A normal list with ScrollView doesn’t have this feature and will load all of the items.
Data From API
Now let’s look into a real-world scenario that will display data from an external API. We are going to use the jsonplaceholder post endpoint to get our data.
To do the API call, we will use the useEffect hook and fetch API. Once we get the data from the API endpoint, we store it in the data state variable.
One more thing to notice is that FlatList requires a unique item-named key. If we don’t have a key, we have to use the keyExtractor prop. It specifies the item to be used as key, which is id in our case.
We are just showing the title in our app, and it is showing perfectly.
The APK File
The APK file is required to deploy the app in the Play Store and also for the no-code testing we’ll do next. Give the command below from inside the app.
Now it will ask to provide a package name. The name given by Expo is good enough, so just press Enter to move ahead.
Next, it will ask the build type we would like. We want an APK file only, so just press Enter.
Now, it will ask to upload a keystore or generate a new one. Since we are creating this app for the first time, we will leave the default option to Generate new keystore. Press the Enter key to start the build.
Now, the APK build process will start; it will take about 10 minutes. If the build process is successful, we will get a link to download the APK file. With the link, we can download the file in our system.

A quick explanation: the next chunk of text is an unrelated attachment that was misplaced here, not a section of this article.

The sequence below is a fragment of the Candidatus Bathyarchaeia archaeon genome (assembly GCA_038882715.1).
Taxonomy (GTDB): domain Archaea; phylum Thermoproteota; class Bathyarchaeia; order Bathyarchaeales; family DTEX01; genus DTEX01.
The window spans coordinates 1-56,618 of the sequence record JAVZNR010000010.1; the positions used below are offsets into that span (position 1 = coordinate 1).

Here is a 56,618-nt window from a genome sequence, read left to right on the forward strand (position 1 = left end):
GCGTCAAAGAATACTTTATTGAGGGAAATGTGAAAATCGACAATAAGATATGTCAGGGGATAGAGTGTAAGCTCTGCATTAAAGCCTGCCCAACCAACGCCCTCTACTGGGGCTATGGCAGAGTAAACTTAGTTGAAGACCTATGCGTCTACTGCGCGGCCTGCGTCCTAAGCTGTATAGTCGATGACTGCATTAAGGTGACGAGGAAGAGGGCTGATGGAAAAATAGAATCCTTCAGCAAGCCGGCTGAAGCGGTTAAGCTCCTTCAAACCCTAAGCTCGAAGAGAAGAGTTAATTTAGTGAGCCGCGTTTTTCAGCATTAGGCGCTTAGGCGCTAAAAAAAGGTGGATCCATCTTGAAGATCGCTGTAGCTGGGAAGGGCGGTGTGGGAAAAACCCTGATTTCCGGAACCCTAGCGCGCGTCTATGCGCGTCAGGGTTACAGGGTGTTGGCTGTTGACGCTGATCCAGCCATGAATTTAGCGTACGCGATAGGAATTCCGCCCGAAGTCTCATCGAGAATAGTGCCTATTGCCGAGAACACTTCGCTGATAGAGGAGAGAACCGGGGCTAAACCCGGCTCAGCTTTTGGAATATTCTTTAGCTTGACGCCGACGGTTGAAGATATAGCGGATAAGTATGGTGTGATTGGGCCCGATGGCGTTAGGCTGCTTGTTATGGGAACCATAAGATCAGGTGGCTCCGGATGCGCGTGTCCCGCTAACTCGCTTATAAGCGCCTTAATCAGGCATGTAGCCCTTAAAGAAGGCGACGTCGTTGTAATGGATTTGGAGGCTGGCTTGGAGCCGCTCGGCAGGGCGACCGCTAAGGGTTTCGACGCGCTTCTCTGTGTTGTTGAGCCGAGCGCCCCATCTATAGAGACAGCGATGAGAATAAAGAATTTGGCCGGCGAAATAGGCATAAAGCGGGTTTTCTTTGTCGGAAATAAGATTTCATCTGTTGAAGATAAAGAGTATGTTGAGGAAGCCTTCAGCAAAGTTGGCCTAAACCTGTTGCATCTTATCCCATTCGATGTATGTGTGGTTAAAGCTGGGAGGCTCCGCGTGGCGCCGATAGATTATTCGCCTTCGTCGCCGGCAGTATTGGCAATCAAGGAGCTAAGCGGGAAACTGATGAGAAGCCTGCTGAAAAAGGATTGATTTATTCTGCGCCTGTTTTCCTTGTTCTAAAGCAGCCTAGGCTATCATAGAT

We will use the awesome Waldo platform to test our application. Testing will require the APK file we downloaded earlier.
We need to first create a free Waldo account from this link. Once logged in, click on Upload a new build, and a pop-up will open. Click on Select your .apk file and select the file from your local system.
It will take about a minute to upload the file.
After that, Waldo will verify our app, which will take about four minutes.
Now, go to Tests from the left menu and click on the Create Test button. A pop-up will open; click on Start Recording.
It will show us a nice animation while preparing for the test.
In the next screen, we will be able to perform up to 15 interactions (in the free version). After completing, click on the Save test button.
Now, click on Run test in the next screen, and it will take about two minutes to run the test.
Once the test is complete, we will also receive the test result to our registered email address.
In this post we have learned about FlatLists in React Native. We have started with creating using the React method and quickly discovered its limitations. After that we created a list using the React Native feature of FlatList. We also learned about the different props used in FlatList and the benefits of using FlatList.
After that we learned to create an APK file with Expo. We also did a successful test with the Waldo no-code testing platform.
With Waldo we were able to test our app without writing complicated and complex unit tests. Why not give it a try?